6 Marks of Effective Content: ‘The Lego Movie’ Edition

6 Marks of Effective Content: ‘The Lego Movie’ Edition

Reader Comments (19)

  1. Ah. I’m gonna be “that guy” aren’t I….

    Huge amount of flaws in this article. I think most of them are stemming from the fact you are taking the concepts of content marketing in online articles, and trying to apply that to a film. A film.

    Your 6 questions are wrong for a film. These could apply to clikbait articles and content marketing a la buzzfeed, but this is a film. It does not follow the same rules. It would be like taking the rules for neighbourhood watch and applying them to the Navy Seals.

    But Ok, let’s take those 6 questions… otherwise i’m just an idiot ranting:

    – Headline “The Lego Movie”. No one has ever done this headline. No one. Immediately, you know what it is, how important it is (THE, the only one). A headline does not need to be “26 reasons…” for it to work for the product. I think the sole factor of whether this headline works would be, maybe, sales of tickets?

    – An opening that hooks the audience: Did we watch the same film? Did you miss the entire first 10 minutes with the song everything is awesome ? It has 45Million non paid views on youtube as a result of the film. And that’s not counting the thousands of pieces of UGC created with that music. It was a building block of the film, on which people built some more. It did more than hook, it engaged and stimulated the audience to participate in the brand story.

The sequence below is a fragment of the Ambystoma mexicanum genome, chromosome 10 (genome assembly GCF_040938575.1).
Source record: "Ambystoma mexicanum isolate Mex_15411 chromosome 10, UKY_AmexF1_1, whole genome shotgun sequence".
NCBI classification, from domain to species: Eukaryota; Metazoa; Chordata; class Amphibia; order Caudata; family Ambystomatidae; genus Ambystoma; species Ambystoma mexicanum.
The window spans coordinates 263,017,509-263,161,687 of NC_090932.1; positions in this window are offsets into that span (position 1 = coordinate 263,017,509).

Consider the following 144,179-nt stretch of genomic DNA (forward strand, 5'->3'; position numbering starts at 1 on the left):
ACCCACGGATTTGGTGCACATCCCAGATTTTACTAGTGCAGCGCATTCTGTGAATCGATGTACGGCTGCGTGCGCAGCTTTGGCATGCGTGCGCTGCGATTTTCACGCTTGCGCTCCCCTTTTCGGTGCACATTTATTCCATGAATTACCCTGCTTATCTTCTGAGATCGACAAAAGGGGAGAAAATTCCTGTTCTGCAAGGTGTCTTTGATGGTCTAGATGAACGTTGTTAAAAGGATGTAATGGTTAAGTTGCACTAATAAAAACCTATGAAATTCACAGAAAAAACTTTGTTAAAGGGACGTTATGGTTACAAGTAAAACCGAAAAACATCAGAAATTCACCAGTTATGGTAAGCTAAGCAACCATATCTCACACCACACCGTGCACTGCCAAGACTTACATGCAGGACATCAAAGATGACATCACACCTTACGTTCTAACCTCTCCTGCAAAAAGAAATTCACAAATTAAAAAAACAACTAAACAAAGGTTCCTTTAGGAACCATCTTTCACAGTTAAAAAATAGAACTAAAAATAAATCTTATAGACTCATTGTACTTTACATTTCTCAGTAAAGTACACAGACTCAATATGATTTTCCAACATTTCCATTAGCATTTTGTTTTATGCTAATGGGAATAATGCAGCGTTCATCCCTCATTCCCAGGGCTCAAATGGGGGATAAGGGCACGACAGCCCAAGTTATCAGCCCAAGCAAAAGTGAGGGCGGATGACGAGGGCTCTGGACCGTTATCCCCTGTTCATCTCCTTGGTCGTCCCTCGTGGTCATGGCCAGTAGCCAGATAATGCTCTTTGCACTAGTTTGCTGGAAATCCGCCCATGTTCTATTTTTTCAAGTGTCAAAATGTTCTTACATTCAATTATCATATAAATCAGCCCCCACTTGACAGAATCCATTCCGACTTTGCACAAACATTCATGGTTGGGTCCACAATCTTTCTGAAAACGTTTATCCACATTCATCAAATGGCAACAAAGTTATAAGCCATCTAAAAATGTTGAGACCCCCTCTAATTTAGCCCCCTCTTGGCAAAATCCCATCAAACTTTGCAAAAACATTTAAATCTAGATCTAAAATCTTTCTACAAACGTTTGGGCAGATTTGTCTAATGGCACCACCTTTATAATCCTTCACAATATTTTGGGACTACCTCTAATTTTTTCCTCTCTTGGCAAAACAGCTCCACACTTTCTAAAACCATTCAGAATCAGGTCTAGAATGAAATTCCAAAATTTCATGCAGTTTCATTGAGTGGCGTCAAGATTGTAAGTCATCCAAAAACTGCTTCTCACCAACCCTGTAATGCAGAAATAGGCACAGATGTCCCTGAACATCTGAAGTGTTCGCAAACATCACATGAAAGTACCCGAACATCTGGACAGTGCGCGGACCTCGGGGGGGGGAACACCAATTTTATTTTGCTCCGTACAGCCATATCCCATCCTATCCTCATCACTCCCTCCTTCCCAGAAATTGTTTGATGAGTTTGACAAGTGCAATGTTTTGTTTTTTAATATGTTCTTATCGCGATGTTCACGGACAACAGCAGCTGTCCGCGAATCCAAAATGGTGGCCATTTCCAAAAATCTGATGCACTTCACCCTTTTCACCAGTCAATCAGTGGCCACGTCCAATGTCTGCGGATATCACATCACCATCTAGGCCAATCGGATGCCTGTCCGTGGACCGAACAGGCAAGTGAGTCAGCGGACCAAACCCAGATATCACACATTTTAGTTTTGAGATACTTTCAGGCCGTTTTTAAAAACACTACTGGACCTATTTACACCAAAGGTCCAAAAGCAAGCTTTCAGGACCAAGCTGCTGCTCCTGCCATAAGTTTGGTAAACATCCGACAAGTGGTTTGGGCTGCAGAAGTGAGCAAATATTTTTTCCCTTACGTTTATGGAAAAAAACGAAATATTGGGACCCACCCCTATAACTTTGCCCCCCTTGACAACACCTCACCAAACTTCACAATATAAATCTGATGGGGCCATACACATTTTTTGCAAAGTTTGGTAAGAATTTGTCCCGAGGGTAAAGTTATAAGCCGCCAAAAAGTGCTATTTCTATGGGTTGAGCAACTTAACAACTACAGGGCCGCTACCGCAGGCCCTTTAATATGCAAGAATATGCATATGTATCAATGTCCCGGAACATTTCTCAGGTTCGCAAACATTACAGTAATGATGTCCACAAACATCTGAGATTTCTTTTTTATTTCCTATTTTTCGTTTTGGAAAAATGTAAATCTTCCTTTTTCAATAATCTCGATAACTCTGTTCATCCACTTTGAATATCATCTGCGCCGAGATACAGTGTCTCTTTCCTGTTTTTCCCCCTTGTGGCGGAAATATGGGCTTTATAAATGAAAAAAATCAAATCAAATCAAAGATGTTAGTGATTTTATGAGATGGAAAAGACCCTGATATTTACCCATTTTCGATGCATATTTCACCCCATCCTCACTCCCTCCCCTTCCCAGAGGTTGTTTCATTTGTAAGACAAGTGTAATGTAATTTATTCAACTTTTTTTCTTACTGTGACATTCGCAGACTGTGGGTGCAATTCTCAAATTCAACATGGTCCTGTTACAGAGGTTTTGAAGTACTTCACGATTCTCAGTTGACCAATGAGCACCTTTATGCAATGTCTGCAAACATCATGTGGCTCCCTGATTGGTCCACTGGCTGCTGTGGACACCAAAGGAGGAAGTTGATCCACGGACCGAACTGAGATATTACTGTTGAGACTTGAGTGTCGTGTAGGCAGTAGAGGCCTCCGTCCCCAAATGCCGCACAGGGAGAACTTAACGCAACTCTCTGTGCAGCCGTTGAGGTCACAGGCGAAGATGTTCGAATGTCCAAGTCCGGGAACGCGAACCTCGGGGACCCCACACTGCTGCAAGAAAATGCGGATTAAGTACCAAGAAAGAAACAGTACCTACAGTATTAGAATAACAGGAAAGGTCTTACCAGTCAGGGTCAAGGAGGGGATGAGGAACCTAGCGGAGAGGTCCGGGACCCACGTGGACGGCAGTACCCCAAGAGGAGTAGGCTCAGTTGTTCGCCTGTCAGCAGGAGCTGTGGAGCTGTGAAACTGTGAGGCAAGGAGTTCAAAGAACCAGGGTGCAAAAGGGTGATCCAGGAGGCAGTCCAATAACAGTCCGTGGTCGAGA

– Education / Information Persuasive story: No one expected this from the film, but it delivered. So I concur that this was covered brilliantly.
    I think I would roll up your point about moral in the above.

    – A well crafted call to action. I think you missed the point, because you were focused on the structure of an article. The entire movie is a call to action for Lego. The title, the animation, the story, the moral, the music.

    Just do a Google trends to see the impact the film had on search for “Buy Lego” and “Lego Shop”. Both of these were stagnating until 2014. Then their next xmas peak was roughly 20% above. So the call to action was incredibly strong, and worked really well for Lego.

    Writing the above, I thought that maybe your 6 rules could apply, but for a trailer for the film. Not the film itself.
    Sorry if I came across inconsiderate, I didn’t mean it, I am French.

  2. I’m digging these rules Demian.

    I agree that the movie drops the ball (as content marketing) due to a lack of CTA. If you were in charge of correcting that problem, what kind of call to action do you think we be effective…without detracting from the entertainment value of the movie?